No one can say that the warning signs weren’t everywhere.
That is, no one can say that the entire international community wasn’t warned time and again that Iran was playing games and having its way with the P5+1, led by the U.S., in the now twice-extended nuclear talks currently scheduled to end this summer.
According to numerous highly informed experts, despite all the international community’s measures designed to prevent it, Iran will almost certainly attain a capacity before long as a breakout nuclear weapons state.
While the extraordinary barbarity of ISIS in Syria and Iraq has grabbed recent headlines, Iran – a more dangerous threat to international peace and security given its aggressive designs from Lebanon to Iraq to Yemen, its terrorist plots in Europe and Asia, and even in the Western Hemisphere (see Argentina) – continues to push ahead with its nuclear program.
A quick review: over a decade ago, after Iran was repeatedly caught cheating on its obligations as a member of the Nuclear Non-Proliferation Treaty (NPT), including developing secret centrifuge sites, the UN Security Council passed a series of six resolutions demanding that Iran stop enriching nuclear fuel or face sanctions. Insisting that it had a “right” of enrichment under the treaty, which it doesn’t, Iran was subjected to Security Council-imposed sanctions.
Iran continued to defy the UN, its nuclear weapons inspectors, and both the U.S. and the EU, which imposed even tougher economic sanctions against Tehran.
Only in November 2013, when these sanctions began to bite, did Iran agree to hold talks with the five permanent Security Council members plus Germany (hence the P5+1) under what was designated the Joint Plan of Action (otherwise called the Geneva Interim Agreement). According to this plan, Iran would roll back its enrichment program in return for limited economic sanctions relief.
However, instead of insisting, as the Security Council resolutions had demanded, that Iran cease all enrichment activities, the P5+1 only required Iran to convert 20 percent-enriched nuclear fuel to five percent but allowed Iran to continue to enrich fuel to this level – thus, in effect, accepting Iran’s “right to enrich” while trying (ineffectually as it turned out) to persuade Iran to diminish its centrifuges from nearly 10,000 to 2,000. Iran insists it will limit only the efficiency, not the number, of its centrifuges – a process that can be quickly reversed.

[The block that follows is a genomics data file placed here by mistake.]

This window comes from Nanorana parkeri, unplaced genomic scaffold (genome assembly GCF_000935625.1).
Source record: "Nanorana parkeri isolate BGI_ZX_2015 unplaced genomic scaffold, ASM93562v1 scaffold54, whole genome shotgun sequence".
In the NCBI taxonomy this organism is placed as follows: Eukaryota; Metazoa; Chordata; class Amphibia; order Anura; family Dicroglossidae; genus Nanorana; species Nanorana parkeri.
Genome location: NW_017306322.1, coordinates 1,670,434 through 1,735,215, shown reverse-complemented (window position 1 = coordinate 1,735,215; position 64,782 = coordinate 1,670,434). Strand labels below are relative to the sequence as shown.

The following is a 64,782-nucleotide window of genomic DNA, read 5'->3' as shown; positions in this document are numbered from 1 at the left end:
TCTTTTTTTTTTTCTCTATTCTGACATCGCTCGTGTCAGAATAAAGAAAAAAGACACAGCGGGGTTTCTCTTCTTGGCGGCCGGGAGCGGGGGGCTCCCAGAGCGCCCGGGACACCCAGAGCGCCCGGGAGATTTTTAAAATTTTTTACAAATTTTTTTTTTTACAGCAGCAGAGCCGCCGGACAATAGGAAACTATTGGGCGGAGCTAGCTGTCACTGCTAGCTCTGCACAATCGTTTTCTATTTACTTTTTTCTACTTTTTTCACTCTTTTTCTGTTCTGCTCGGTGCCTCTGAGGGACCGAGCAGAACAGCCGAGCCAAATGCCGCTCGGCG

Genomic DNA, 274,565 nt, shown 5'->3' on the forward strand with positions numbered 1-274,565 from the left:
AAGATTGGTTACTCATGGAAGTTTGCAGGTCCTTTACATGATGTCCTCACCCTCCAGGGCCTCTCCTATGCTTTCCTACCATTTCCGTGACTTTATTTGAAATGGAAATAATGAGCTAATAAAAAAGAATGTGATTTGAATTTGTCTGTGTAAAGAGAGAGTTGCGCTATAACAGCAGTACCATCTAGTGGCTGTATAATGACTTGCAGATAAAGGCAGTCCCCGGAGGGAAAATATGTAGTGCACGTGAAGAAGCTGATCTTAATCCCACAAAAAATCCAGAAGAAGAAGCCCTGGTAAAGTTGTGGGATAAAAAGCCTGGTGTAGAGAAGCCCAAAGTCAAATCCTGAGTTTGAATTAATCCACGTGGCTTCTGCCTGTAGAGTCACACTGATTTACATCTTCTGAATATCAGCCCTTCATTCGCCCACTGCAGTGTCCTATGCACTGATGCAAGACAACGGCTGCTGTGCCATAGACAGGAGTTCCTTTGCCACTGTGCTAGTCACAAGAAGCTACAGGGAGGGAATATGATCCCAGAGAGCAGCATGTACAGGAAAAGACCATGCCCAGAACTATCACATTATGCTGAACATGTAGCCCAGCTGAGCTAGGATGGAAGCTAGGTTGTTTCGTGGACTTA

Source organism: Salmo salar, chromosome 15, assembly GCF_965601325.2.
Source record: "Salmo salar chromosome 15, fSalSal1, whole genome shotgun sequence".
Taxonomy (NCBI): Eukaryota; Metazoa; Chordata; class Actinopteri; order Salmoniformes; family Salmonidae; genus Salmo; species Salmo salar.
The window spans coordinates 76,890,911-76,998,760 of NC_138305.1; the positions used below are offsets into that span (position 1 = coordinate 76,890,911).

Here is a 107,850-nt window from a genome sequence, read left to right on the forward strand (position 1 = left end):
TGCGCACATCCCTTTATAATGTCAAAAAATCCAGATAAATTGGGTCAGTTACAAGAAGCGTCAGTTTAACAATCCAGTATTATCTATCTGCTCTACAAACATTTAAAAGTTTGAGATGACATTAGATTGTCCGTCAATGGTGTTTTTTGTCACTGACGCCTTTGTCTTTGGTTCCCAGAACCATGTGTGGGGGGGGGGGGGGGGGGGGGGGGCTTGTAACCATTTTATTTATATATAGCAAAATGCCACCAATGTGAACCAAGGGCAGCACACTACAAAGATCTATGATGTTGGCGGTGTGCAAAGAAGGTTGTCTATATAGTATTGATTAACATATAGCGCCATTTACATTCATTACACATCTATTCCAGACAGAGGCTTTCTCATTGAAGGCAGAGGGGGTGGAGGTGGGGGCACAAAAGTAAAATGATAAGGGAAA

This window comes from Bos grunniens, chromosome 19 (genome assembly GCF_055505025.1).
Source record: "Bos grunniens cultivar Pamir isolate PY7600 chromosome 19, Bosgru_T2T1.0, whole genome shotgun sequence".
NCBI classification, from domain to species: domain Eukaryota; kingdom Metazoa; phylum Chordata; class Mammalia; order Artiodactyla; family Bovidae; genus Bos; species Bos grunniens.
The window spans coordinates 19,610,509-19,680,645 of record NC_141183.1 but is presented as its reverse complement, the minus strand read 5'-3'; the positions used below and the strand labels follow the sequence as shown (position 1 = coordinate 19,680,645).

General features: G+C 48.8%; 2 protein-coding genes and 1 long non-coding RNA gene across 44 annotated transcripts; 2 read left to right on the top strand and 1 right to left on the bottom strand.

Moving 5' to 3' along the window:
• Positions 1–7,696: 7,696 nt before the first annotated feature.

The interim plan, begun in January 2014, was intended to lead to a comprehensive agreement by July but the deadline was extended first to November and then to June 30, 2015 with a framework agreement to be in place by March.
Almost no one expects this to be met. The options are either a further extension or the America’s acceptance of a bad deal.
Iran is seen, foremost by Israel, as simply playing for time. Leveraging a loophole in the Interim Agreement which allows for research and development “practices,” Iran is reportedly hard at work on advanced centrifuges that can dramatically accelerate the enrichment of nuclear fuel to weapons-grade at a time of Iran’s choosing, thus giving it a relatively quick “breakout” capacity to a nuclear bomb.
Since the Interim Agreement did not address Iran’s nuclear warhead research (made off-limits by Iran to IAEA inspectors) or its ballistic missile development, Tehran has managed to counter interference in its overall nuclear program. Limited sanctions relief is worth several hundred million dollars a month to Iran while it pushes ahead with a nuclear weapons program in which it repeatedly – and disingenuously – denies any interest.
Summing up where things stand, Emily Landau, Israel’s leading expert on arms control, recently wrote: “Negotiations so far show that Iran’s steadfast defiance in resisting any significant concessions with regard to its nuclear program has been met time and again with concessions by the P5+l.”
The “P5+1” might better be seen as a short-hand for the U.S. administration that is dedicated to nuclear negotiations with Iran while it also in effect counts on Tehran to fight ISIS in Iraq — yet a further dangerous development, especially to Israel.